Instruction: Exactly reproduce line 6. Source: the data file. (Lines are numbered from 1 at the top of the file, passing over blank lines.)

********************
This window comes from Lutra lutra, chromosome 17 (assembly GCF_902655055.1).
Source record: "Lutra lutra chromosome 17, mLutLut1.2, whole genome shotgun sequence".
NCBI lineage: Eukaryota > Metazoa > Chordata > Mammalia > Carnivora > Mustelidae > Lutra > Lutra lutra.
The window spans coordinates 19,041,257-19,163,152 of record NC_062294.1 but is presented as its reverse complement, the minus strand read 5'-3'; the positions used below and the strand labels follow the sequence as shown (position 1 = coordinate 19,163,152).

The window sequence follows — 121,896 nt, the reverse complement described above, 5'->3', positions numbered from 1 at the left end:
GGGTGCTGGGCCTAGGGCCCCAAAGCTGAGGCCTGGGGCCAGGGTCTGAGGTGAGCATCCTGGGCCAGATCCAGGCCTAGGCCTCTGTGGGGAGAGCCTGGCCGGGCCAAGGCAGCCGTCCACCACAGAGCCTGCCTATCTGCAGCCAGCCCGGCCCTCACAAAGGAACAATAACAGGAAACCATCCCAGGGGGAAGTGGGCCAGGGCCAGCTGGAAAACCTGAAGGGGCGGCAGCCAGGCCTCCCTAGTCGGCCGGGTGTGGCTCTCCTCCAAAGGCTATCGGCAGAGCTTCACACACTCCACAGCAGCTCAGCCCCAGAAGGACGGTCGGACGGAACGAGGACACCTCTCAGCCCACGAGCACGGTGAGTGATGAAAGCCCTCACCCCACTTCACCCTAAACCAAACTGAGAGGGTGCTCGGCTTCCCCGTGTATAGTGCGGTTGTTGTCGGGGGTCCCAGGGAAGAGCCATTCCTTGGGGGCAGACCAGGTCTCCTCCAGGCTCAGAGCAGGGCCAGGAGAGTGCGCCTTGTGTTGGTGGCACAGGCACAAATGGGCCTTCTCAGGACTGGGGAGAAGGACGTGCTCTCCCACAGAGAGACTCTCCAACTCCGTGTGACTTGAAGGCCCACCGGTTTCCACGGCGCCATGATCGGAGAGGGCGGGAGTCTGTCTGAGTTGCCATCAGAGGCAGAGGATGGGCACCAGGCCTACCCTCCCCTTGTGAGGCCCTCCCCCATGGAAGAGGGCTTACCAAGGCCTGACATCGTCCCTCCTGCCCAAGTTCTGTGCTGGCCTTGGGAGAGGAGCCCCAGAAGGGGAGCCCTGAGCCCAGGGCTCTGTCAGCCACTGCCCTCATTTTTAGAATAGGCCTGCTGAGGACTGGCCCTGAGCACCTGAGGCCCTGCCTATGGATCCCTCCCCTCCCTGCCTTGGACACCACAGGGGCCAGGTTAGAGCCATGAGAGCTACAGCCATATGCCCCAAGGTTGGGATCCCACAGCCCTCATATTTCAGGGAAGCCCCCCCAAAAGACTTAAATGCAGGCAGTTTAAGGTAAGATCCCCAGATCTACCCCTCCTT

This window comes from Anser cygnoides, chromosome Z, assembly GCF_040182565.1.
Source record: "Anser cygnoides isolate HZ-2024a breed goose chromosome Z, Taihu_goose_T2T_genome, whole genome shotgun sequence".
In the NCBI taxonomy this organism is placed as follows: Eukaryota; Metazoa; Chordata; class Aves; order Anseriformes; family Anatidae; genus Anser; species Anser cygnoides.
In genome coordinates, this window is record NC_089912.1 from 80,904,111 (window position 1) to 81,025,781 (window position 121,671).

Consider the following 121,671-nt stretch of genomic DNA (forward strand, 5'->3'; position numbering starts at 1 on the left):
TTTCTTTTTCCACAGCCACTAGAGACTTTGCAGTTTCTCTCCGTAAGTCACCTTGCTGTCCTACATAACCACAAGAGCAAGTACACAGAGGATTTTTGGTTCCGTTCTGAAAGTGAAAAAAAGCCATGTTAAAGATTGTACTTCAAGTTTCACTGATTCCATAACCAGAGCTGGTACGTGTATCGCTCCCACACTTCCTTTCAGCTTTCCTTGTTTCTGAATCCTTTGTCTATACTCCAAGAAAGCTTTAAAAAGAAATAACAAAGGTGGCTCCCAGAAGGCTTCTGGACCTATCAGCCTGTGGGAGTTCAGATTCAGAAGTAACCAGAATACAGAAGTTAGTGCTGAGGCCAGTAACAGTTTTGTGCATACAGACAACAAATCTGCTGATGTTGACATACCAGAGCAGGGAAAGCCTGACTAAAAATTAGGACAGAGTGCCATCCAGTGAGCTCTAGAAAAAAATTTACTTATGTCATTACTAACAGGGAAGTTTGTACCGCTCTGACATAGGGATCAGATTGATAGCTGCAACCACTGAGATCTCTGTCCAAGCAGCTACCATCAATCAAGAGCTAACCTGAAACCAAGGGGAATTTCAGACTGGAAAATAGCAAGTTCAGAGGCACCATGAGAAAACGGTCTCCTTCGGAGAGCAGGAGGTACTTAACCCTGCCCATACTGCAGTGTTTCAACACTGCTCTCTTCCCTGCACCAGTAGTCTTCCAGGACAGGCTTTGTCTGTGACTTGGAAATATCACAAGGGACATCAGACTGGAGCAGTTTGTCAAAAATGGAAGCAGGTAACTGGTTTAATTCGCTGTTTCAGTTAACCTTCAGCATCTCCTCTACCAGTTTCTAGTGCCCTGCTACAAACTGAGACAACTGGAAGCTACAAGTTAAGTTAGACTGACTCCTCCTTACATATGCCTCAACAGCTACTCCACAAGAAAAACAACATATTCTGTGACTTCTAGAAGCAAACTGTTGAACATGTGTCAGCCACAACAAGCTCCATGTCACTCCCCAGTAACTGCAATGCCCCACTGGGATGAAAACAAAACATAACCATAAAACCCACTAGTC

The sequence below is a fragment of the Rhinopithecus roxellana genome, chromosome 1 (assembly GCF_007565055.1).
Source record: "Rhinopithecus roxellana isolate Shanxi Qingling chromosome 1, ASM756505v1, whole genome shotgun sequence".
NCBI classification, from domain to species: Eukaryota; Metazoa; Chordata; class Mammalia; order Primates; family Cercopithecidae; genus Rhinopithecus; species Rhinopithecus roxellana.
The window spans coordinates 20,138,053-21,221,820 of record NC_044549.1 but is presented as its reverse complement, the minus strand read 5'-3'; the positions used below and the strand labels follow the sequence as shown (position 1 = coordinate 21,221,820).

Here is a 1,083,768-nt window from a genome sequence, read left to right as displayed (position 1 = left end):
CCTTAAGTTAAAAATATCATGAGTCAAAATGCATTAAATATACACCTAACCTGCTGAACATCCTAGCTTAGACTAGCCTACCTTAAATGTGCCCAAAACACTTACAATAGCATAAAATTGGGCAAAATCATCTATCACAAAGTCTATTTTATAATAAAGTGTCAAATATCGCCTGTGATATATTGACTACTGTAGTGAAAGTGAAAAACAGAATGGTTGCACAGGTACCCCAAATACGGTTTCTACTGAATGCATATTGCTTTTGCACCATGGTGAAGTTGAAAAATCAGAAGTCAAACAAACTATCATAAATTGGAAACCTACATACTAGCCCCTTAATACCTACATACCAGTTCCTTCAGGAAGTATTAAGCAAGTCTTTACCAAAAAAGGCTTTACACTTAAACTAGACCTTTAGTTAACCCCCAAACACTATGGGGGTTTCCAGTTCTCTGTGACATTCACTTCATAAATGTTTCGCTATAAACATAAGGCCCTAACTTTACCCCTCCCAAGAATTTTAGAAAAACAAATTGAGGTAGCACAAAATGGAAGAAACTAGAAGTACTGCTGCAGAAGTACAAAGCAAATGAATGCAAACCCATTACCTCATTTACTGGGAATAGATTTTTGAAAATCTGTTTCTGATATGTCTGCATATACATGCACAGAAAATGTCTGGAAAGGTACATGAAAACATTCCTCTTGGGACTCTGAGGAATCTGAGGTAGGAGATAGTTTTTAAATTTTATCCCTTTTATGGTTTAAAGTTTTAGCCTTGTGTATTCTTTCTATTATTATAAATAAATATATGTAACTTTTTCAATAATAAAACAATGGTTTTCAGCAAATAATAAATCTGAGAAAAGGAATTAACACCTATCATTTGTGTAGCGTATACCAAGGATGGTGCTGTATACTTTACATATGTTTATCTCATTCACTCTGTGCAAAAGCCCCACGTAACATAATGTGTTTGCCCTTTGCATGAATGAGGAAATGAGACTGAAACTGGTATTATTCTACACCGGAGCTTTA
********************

GGGTGCTGGGCCTAGGGCCCCAAAGCTGAGGCCTGGGGCCAGGGTCTGAGGTGAGCATCCTGGGCCAGATCCAGGCCTAGGCCTCTGTGGGGAGAGCCTGGCCGGGCCAAGGCAGCCGTCCACCACAGAGCCTGCCTATCTGCAGCCAGCCCGGCCCTCACAAAGGAACAATAACAGGAAACCATCCCAGGGGGAAGTGGGCCAGGGCCAGCTGGAAAACCTGAAGGGGCGGCAGCCAGGCCTCCCTAGTCGGCCGGGTGTGGCTCTCCTCCAAAGGCTATCGGCAGAGCTTCACACACTCCACAGCAGCTCAGCCCCAGAAGGACGGTCGGACGGAACGAGGACACCTCTCAGCCCACGAGCACGGTGAGTGATGAAAGCCCTCACCCCACTTCACCCTAAACCAAACTGAGAGGGTGCTCGGCTTCCCCGTGTATAGTGCGGTTGTTGTCGGGGGTCCCAGGGAAGAGCCATTCCTTGGGGGCAGACCAGGTCTCCTCCAGGCTCAGAGCAGGGCCAGGAGAGTGCGCCTTGTGTTGGTGGCACAGGCACAAATGGGCCTTCTCAGGACTGGGGAGAAGGACGTGCTCTCCCACAGAGAGACTCTCCAACTCCGTGTGACTTGAAGGCCCACCGGTTTCCACGGCGCCATGATCGGAGAGGGCGGGAGTCTGTCTGAGTTGCCATCAGAGGCAGAGGATGGGCACCAGGCCTACCCTCCCCTTGTGAGGCCCTCCCCCATGGAAGAGGGCTTACCAAGGCCTGACATCGTCCCTCCTGCCCAAGTTCTGTGCTGGCCTTGGGAGAGGAGCCCCAGAAGGGGAGCCCTGAGCCCAGGGCTCTGTCAGCCACTGCCCTCATTTTTAGAATAGGCCTGCTGAGGACTGGCCCTGAGCACCTGAGGCCCTGCCTATGGATCCCTCCCCTCCCTGCCTTGGACACCACAGGGGCCAGGTTAGAGCCATGAGAGCTACAGCCATATGCCCCAAGGTTGGGATCCCACAGCCCTCATATTTCAGGGAAGCCCCCCCAAAAGACTTAAATGCAGGCAGTTTAAGGTAAGATCCCCAGATCTACCCCTCCTT